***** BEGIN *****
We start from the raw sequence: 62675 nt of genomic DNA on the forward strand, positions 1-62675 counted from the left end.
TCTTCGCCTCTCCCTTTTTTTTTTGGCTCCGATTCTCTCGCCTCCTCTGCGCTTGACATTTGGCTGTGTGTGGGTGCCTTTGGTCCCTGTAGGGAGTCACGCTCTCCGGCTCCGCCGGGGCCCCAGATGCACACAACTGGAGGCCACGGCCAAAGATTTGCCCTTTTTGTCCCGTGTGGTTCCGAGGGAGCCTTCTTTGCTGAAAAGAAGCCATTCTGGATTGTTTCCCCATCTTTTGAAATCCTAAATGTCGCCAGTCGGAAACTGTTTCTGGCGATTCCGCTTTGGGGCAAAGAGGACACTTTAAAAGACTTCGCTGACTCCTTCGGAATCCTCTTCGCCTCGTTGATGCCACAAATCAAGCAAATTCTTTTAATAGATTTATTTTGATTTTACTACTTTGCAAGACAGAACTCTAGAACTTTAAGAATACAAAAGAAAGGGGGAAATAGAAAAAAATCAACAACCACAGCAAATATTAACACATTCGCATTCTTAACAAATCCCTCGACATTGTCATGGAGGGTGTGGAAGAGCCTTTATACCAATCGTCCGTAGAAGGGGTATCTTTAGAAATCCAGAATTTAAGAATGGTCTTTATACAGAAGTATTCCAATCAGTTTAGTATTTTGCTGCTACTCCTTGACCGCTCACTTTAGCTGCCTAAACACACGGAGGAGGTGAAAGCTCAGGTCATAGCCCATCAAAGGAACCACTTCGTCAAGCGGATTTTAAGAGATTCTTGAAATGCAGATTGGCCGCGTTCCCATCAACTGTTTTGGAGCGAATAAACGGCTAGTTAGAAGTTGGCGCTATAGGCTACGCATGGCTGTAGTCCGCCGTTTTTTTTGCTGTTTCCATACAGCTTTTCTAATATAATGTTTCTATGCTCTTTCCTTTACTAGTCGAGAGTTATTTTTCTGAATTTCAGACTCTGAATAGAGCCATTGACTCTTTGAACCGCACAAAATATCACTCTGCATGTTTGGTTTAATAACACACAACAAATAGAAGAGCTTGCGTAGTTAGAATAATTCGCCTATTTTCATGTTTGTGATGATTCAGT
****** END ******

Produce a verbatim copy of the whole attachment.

We start from the raw sequence: 62675 nt of genomic DNA on the forward strand, positions 1-62675 counted from the left end.
TCTTCGCCTCTCCCTTTTTTTTTTGGCTCCGATTCTCTCGCCTCCTCTGCGCTTGACATTTGGCTGTGTGTGGGTGCCTTTGGTCCCTGTAGGGAGTCACGCTCTCCGGCTCCGCCGGGGCCCCAGATGCACACAACTGGAGGCCACGGCCAAAGATTTGCCCTTTTTGTCCCGTGTGGTTCCGAGGGAGCCTTCTTTGCTGAAAAGAAGCCATTCTGGATTGTTTCCCCATCTTTTGAAATCCTAAATGTCGCCAGTCGGAAACTGTTTCTGGCGATTCCGCTTTGGGGCAAAGAGGACACTTTAAAAGACTTCGCTGACTCCTTCGGAATCCTCTTCGCCTCGTTGATGCCACAAATCAAGCAAATTCTTTTAATAGATTTATTTTGATTTTACTACTTTGCAAGACAGAACTCTAGAACTTTAAGAATACAAAAGAAAGGGGGAAATAGAAAAAAATCAACAACCACAGCAAATATTAACACATTCGCATTCTTAACAAATCCCTCGACATTGTCATGGAGGGTGTGGAAGAGCCTTTATACCAATCGTCCGTAGAAGGGGTATCTTTAGAAATCCAGAATTTAAGAATGGTCTTTATACAGAAGTATTCCAATCAGTTTAGTATTTTGCTGCTACTCCTTGACCGCTCACTTTAGCTGCCTAAACACACGGAGGAGGTGAAAGCTCAGGTCATAGCCCATCAAAGGAACCACTTCGTCAAGCGGATTTTAAGAGATTCTTGAAATGCAGATTGGCCGCGTTCCCATCAACTGTTTTGGAGCGAATAAACGGCTAGTTAGAAGTTGGCGCTATAGGCTACGCATGGCTGTAGTCCGCCGTTTTTTTTGCTGTTTCCATACAGCTTTTCTAATATAATGTTTCTATGCTCTTTCCTTTACTAGTCGAGAGTTATTTTTCTGAATTTCAGACTCTGAATAGAGCCATTGACTCTTTGAACCGCACAAAATATCACTCTGCATGTTTGGTTTAATAACACACAACAAATAGAAGAGCTTGCGTAGTTAGAATAATTCGCCTATTTTCATGTTTGTGATGATTCAGT